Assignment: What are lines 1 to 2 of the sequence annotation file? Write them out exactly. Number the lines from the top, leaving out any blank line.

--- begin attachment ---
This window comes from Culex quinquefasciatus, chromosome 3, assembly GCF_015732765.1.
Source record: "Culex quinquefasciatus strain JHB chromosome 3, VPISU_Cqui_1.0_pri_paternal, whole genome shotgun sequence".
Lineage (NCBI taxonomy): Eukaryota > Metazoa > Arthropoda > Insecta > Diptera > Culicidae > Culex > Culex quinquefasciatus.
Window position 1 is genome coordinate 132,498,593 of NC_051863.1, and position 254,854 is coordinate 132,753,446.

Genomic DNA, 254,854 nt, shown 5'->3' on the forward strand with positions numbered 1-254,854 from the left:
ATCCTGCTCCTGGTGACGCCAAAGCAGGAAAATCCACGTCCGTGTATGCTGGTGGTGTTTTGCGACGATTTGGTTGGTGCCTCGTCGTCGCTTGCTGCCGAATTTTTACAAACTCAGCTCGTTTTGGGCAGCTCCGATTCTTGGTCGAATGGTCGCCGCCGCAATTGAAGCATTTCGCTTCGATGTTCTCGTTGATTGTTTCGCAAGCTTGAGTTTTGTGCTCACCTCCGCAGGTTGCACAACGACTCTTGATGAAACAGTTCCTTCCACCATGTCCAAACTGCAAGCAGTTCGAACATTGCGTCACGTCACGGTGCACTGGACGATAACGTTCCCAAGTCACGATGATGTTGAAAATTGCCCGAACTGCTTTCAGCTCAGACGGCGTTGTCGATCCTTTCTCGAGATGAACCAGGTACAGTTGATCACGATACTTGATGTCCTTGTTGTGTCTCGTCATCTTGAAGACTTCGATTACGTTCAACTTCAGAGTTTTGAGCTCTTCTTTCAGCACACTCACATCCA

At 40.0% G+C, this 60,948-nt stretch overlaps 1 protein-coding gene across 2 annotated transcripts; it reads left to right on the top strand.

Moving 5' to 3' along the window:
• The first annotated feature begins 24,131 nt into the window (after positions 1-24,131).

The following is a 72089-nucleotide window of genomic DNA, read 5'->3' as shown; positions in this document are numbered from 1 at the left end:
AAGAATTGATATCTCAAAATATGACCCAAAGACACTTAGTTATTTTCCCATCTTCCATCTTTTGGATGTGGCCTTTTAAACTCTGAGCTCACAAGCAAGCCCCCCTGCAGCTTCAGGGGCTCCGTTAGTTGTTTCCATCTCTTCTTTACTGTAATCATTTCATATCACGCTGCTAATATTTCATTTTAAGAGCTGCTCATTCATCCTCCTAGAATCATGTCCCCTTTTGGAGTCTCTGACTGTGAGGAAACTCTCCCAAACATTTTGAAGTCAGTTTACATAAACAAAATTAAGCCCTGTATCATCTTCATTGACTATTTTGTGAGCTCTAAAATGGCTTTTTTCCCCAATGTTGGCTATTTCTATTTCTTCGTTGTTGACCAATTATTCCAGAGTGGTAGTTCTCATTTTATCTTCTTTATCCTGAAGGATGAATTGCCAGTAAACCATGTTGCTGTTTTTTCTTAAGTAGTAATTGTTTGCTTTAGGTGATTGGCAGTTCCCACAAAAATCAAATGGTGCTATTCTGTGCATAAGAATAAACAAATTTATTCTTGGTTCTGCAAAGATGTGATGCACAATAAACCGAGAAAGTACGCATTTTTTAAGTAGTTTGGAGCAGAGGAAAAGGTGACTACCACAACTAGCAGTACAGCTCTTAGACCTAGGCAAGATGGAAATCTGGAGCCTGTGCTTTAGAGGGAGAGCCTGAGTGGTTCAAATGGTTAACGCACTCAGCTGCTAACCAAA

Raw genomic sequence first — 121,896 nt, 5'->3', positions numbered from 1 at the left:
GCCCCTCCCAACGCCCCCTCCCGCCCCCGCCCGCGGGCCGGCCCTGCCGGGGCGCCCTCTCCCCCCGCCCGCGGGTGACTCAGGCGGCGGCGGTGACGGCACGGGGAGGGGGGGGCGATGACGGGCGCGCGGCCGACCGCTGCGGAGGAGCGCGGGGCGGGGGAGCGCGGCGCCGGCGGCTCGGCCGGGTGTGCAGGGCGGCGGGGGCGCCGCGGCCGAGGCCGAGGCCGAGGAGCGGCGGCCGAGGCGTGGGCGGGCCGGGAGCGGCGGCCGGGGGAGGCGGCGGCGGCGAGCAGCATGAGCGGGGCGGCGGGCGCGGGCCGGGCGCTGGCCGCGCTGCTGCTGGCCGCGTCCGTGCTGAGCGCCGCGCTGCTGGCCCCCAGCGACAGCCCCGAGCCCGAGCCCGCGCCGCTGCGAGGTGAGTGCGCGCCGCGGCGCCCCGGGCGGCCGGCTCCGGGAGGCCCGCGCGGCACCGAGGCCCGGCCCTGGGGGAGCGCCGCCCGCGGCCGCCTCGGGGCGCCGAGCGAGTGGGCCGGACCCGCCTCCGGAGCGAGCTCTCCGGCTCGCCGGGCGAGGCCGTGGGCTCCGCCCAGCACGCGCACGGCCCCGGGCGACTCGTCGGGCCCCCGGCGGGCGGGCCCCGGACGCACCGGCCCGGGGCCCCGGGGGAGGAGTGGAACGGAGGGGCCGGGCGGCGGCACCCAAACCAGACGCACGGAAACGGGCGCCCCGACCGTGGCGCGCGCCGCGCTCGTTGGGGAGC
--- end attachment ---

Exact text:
This window comes from Culex quinquefasciatus, chromosome 3, assembly GCF_015732765.1.
Source record: "Culex quinquefasciatus strain JHB chromosome 3, VPISU_Cqui_1.0_pri_paternal, whole genome shotgun sequence".